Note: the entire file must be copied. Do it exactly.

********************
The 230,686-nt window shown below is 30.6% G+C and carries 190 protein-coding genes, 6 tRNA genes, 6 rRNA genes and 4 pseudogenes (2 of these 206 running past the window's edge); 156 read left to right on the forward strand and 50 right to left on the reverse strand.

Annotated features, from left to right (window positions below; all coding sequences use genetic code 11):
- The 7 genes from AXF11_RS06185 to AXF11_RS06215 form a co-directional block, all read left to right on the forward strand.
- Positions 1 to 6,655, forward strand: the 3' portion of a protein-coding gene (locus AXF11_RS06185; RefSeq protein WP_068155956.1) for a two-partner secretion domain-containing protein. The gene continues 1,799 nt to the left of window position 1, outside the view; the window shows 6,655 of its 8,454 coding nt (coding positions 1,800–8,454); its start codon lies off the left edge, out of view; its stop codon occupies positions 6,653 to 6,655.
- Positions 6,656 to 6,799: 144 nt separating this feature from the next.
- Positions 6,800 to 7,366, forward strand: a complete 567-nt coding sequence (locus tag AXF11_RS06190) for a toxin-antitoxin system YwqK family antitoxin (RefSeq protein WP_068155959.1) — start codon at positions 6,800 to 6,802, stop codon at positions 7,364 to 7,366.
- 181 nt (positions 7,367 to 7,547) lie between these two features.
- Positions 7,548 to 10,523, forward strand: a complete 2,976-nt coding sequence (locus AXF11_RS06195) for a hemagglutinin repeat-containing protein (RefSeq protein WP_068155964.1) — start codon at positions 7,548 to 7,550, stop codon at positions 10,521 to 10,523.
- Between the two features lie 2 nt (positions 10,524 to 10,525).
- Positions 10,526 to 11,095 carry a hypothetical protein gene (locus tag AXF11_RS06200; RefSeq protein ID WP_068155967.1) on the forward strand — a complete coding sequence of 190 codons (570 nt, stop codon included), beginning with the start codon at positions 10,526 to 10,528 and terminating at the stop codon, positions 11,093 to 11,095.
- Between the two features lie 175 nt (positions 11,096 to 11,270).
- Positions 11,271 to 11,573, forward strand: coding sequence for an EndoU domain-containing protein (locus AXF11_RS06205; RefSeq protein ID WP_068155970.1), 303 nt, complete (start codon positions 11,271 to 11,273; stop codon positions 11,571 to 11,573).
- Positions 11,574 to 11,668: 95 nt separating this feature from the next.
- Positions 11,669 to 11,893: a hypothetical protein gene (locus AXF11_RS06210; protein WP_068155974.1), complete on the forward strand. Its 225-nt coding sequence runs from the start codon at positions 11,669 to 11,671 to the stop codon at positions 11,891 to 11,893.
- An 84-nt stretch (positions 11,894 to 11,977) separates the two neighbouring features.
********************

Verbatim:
The 230,686-nt window shown below is 30.6% G+C and carries 190 protein-coding genes, 6 tRNA genes, 6 rRNA genes and 4 pseudogenes (2 of these 206 running past the window's edge); 156 read left to right on the forward strand and 50 right to left on the reverse strand.

Annotated features, from left to right (window positions below; all coding sequences use genetic code 11):
- The 7 genes from AXF11_RS06185 to AXF11_RS06215 form a co-directional block, all read left to right on the forward strand.
- Positions 1 to 6,655, forward strand: the 3' portion of a protein-coding gene (locus AXF11_RS06185; RefSeq protein WP_068155956.1) for a two-partner secretion domain-containing protein. The gene continues 1,799 nt to the left of window position 1, outside the view; the window shows 6,655 of its 8,454 coding nt (coding positions 1,800–8,454); its start codon lies off the left edge, out of view; its stop codon occupies positions 6,653 to 6,655.
- Positions 6,656 to 6,799: 144 nt separating this feature from the next.
- Positions 6,800 to 7,366, forward strand: a complete 567-nt coding sequence (locus tag AXF11_RS06190) for a toxin-antitoxin system YwqK family antitoxin (RefSeq protein WP_068155959.1) — start codon at positions 6,800 to 6,802, stop codon at positions 7,364 to 7,366.
- 181 nt (positions 7,367 to 7,547) lie between these two features.
- Positions 7,548 to 10,523, forward strand: a complete 2,976-nt coding sequence (locus AXF11_RS06195) for a hemagglutinin repeat-containing protein (RefSeq protein WP_068155964.1) — start codon at positions 7,548 to 7,550, stop codon at positions 10,521 to 10,523.
- Between the two features lie 2 nt (positions 10,524 to 10,525).
- Positions 10,526 to 11,095 carry a hypothetical protein gene (locus tag AXF11_RS06200; RefSeq protein ID WP_068155967.1) on the forward strand — a complete coding sequence of 190 codons (570 nt, stop codon included), beginning with the start codon at positions 10,526 to 10,528 and terminating at the stop codon, positions 11,093 to 11,095.
- Between the two features lie 175 nt (positions 11,096 to 11,270).
- Positions 11,271 to 11,573, forward strand: coding sequence for an EndoU domain-containing protein (locus AXF11_RS06205; RefSeq protein ID WP_068155970.1), 303 nt, complete (start codon positions 11,271 to 11,273; stop codon positions 11,571 to 11,573).
- Positions 11,574 to 11,668: 95 nt separating this feature from the next.
- Positions 11,669 to 11,893: a hypothetical protein gene (locus AXF11_RS06210; protein WP_068155974.1), complete on the forward strand. Its 225-nt coding sequence runs from the start codon at positions 11,669 to 11,671 to the stop codon at positions 11,891 to 11,893.
- An 84-nt stretch (positions 11,894 to 11,977) separates the two neighbouring features.